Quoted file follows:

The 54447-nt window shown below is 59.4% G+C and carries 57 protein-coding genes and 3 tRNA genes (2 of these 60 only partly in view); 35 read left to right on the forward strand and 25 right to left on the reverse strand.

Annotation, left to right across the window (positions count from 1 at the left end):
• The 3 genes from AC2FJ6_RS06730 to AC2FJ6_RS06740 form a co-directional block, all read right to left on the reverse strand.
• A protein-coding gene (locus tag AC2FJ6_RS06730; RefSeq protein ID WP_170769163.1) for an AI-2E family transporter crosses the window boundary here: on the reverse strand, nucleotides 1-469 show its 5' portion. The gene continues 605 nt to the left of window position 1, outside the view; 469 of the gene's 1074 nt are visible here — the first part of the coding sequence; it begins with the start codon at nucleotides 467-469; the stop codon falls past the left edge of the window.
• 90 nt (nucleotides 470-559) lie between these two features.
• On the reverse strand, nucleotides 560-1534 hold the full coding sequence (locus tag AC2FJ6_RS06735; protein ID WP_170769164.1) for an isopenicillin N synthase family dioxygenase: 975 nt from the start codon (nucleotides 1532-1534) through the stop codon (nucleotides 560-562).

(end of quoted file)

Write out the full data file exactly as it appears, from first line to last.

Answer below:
The 54447-nt window shown below is 59.4% G+C and carries 57 protein-coding genes and 3 tRNA genes (2 of these 60 only partly in view); 35 read left to right on the forward strand and 25 right to left on the reverse strand.

Annotation, left to right across the window (positions count from 1 at the left end):
• The 3 genes from AC2FJ6_RS06730 to AC2FJ6_RS06740 form a co-directional block, all read right to left on the reverse strand.
• A protein-coding gene (locus tag AC2FJ6_RS06730; RefSeq protein ID WP_170769163.1) for an AI-2E family transporter crosses the window boundary here: on the reverse strand, nucleotides 1-469 show its 5' portion. The gene continues 605 nt to the left of window position 1, outside the view; 469 of the gene's 1074 nt are visible here — the first part of the coding sequence; it begins with the start codon at nucleotides 467-469; the stop codon falls past the left edge of the window.
• 90 nt (nucleotides 470-559) lie between these two features.
• On the reverse strand, nucleotides 560-1534 hold the full coding sequence (locus tag AC2FJ6_RS06735; protein ID WP_170769164.1) for an isopenicillin N synthase family dioxygenase: 975 nt from the start codon (nucleotides 1532-1534) through the stop codon (nucleotides 560-562).